Coupling 'too hot for TV'

US stations ban raunchy sitcom

The American version of BBC sitcom Coupling has fallen foul of moral campaigners with two stations dropping the show from their schedules amid fears it will enrage religious and family pressure groups.

Indiana-based WNDU, an affiliate of the NBC network, says it won't be airing the comedy when it launches elsewhere in the States on Thursday because it is "disappointed and uncomfortable" with the content.

Station president Jim Behling said: "We strongly feel that the premiere episode, which was made available for affiliates to preview, is little more than a succession of crude sex jokes, which, when taken in total, simply push the envelope well beyond the boundaries of our community's standards."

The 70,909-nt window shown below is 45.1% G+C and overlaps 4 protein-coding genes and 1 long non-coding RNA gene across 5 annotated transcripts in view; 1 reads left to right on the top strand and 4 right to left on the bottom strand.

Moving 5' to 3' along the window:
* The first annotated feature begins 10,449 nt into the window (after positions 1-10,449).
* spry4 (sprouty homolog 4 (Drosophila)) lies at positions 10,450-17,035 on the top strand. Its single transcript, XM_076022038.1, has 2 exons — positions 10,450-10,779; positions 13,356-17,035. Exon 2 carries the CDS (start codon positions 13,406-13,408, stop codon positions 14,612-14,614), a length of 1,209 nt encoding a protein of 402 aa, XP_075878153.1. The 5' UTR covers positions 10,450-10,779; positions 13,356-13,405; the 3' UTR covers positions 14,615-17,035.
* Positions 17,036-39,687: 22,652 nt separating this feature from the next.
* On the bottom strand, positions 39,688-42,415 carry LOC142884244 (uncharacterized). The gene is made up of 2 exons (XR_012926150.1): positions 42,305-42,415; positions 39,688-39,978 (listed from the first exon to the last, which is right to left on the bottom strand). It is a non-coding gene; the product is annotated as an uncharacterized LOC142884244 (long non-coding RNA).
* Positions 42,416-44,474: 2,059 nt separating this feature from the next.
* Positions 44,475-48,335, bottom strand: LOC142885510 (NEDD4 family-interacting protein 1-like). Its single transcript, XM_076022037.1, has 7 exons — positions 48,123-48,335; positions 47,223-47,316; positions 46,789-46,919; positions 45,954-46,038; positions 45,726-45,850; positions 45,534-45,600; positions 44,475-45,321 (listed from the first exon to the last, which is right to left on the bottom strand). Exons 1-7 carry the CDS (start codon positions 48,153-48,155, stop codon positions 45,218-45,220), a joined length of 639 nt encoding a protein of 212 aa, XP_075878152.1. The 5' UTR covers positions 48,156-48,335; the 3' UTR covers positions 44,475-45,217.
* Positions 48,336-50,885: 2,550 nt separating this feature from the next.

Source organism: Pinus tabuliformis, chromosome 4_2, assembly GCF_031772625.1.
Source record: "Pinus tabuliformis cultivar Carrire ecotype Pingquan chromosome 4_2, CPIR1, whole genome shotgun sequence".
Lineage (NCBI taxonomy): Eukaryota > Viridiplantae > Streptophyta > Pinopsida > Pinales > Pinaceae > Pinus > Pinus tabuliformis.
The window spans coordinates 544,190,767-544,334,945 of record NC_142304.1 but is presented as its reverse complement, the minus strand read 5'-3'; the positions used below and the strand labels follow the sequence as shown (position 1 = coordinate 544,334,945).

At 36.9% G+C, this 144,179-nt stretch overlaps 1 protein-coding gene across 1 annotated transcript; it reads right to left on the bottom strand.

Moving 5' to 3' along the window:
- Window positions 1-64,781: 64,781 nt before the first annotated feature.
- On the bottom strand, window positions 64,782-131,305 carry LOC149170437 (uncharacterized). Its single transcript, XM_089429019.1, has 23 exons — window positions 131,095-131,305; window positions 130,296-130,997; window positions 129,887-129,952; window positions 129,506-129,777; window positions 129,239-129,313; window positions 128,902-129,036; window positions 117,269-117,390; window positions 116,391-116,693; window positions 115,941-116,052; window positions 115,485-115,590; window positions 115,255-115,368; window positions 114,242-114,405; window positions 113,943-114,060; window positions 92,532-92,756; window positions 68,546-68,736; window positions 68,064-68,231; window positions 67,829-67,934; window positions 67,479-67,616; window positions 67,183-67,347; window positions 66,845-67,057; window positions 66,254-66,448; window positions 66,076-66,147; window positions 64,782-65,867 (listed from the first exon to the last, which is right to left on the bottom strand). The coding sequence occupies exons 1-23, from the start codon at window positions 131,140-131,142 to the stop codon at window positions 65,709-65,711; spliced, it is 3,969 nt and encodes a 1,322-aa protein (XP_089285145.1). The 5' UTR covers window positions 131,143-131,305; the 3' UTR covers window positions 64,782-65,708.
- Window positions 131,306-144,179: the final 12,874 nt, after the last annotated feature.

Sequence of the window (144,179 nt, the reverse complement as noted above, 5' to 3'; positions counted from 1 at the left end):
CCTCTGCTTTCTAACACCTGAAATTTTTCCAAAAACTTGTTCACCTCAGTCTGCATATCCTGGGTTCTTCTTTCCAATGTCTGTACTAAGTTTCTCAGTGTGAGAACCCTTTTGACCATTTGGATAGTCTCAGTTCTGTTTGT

KSL TV, based in the Mormon-dominated Salt Lake City, has also dropped the show

The decision not to screen the shows will be a blow to network executives, who were hoping the show would be a natural successor to Friends and Sex And The City.

In a statement, the network said: "The show was considered appropriate for broadcast. It is unfortunate that not everyone will have the opportunity to make their own viewing decisions."

But advertisers have still been clamouring for slots in the show, pushing the price of a 30-second slot to around £200,000 - more expensive than The Simpsons.

The American version has been written by Steven Moffat, creator of the original, though all the roles have been recast for Chicago-based remake.

Published: 23 Sep 2003

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